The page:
In Drought-Ridden California, the Classic Lawn Loses Ground

Read the full story in the New York Times.

With help from public rebates, yards are being redefined as grass gives way to less thirsty materials, including decomposed granite.

These Vertical Farms Turn Unused City Wall Space Into Gardens That Grow Your Lunch

Read the full story in Fast Company.

In most cities, where any available land tends to be quickly snatched up by developers, it can be hard for would-be urban farmers without backyards to find a place to plant crops. But if there aren’t enough community garden plots to go around, one urban farming company thinks cities have another resource: walls.

Bright Agrotech, a Wyoming-based vertical farming company, designs lightweight hydroponic farm systems that can attach to any unused wall space along sidewalks or behind buildings.

Game-Changing Process Mitigates CO2 Emissions Using Renewable Energy

Read the full story from the National Energy Technology Laboratory.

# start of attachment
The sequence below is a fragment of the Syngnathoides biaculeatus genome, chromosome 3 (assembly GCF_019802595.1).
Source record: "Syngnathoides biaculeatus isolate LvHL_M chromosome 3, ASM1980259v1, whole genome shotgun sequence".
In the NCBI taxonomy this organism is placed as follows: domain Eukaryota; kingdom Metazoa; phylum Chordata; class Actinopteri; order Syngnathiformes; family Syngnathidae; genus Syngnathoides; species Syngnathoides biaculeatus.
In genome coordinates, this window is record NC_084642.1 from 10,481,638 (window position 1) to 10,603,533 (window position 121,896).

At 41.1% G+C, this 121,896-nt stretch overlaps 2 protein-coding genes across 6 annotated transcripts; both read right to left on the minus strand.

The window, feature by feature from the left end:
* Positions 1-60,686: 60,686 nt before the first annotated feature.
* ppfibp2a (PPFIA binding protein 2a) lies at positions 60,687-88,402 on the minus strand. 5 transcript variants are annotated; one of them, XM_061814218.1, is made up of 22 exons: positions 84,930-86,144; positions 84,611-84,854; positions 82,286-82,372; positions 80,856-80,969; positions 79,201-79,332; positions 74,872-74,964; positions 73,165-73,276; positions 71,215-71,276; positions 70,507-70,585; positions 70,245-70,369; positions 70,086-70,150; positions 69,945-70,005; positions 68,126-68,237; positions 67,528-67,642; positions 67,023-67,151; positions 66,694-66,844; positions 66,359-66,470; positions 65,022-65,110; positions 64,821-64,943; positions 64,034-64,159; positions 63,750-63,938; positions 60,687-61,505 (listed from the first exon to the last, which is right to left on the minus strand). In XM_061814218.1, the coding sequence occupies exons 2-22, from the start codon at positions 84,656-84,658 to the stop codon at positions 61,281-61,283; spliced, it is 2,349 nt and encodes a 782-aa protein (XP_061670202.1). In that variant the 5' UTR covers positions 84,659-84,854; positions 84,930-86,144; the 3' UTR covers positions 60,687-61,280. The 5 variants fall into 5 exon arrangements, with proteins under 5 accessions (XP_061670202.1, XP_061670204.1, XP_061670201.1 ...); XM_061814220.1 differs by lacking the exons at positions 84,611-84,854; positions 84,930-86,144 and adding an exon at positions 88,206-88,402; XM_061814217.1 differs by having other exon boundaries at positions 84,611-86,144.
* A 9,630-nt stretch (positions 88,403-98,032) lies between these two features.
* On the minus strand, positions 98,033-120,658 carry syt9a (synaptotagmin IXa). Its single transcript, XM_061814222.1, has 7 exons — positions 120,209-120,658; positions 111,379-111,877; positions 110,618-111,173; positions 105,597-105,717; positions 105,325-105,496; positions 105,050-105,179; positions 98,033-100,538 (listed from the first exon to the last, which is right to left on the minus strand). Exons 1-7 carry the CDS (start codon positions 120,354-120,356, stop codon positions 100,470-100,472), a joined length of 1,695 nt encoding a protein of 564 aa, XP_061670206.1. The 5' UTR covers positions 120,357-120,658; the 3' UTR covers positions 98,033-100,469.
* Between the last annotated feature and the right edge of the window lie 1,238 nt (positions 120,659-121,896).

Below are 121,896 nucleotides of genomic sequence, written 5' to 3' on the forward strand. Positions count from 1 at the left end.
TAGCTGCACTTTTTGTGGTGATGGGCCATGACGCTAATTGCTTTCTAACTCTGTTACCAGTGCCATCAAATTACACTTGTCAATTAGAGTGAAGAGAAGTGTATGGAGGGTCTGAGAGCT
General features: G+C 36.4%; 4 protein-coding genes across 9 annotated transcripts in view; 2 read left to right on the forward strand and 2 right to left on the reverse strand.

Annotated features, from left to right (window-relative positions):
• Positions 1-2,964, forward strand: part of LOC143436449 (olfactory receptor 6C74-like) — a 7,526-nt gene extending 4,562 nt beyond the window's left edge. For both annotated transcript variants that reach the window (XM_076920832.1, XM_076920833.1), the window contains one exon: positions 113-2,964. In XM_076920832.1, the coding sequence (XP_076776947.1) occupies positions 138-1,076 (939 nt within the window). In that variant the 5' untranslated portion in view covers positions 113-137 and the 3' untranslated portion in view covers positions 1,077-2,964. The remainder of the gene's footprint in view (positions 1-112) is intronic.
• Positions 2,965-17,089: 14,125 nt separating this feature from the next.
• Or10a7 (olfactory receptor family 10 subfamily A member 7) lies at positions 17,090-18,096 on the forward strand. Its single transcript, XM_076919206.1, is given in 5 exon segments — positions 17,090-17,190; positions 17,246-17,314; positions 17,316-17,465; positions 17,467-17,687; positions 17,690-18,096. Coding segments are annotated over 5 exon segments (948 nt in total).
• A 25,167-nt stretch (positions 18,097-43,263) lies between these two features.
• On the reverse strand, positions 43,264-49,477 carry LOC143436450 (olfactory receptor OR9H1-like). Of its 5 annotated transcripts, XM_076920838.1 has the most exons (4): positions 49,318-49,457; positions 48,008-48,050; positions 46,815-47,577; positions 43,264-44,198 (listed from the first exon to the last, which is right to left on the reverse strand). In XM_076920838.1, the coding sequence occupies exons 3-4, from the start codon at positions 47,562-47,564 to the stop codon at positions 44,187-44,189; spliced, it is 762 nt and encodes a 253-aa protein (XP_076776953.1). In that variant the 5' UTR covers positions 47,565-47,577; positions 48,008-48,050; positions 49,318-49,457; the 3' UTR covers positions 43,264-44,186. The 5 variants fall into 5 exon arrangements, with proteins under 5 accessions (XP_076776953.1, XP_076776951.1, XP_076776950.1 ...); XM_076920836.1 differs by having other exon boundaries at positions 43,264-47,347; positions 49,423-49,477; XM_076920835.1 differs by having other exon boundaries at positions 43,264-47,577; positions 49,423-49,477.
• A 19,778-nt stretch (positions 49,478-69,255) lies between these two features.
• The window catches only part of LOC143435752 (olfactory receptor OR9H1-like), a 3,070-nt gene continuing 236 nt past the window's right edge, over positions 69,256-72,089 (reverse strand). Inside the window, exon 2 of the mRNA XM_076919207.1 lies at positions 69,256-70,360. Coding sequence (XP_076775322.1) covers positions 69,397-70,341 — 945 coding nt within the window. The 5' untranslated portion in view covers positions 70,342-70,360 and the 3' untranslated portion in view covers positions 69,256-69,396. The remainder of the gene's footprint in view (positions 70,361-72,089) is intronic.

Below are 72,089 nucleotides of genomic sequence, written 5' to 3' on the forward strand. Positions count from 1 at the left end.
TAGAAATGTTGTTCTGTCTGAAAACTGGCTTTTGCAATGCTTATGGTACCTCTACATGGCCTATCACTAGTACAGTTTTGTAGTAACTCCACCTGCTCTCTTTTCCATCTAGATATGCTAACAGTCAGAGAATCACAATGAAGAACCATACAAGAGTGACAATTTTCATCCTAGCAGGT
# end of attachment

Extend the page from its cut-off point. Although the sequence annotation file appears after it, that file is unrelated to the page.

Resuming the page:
Gold nanoparticles are at the heart of a new process conceived and developed by researchers at the U.S. Department of Energy’s National Energy Technology Laboratory (NETL) that can efficiently convert carbon dioxide (CO2) into usable chemicals and fuels—a breakthrough that could lead to an effective industrial scale way to reduce CO2 emissions for a positive impact on the world’s environment. The innovation was recently detailed by NETL in the American Chemical Society (ACS) publication ACS Applied Materials & Interfaces.

Webinar: Are robots a boon or a bust in scientific research?

November 18, 2015 — noon-1 pm
To watch the seminar live, connect to Connection instructions are available here.

Volkan Isler, IonE Resident Fellow and Associate Professor, College of Science and Engineering; and Mark Ditmer, Postdoctoral Researcher, College of Food, Agricultural and Natural Resource Sciences

Robots are increasingly being put to scientific purposes. Autonomous aerial, ground and surface vehicles are used to assess fertilizer levels in cornfields and yield estimates for apple orchards. They are also being used in a variety of wildlife management and conservation situations, such as monitoring invasive fish and tracking free-roaming wildlife. A recent study, however, found bears to have an adverse reaction to drones in their environment. In this presentation, we will discuss the benefits and drawbacks of this evolving technology.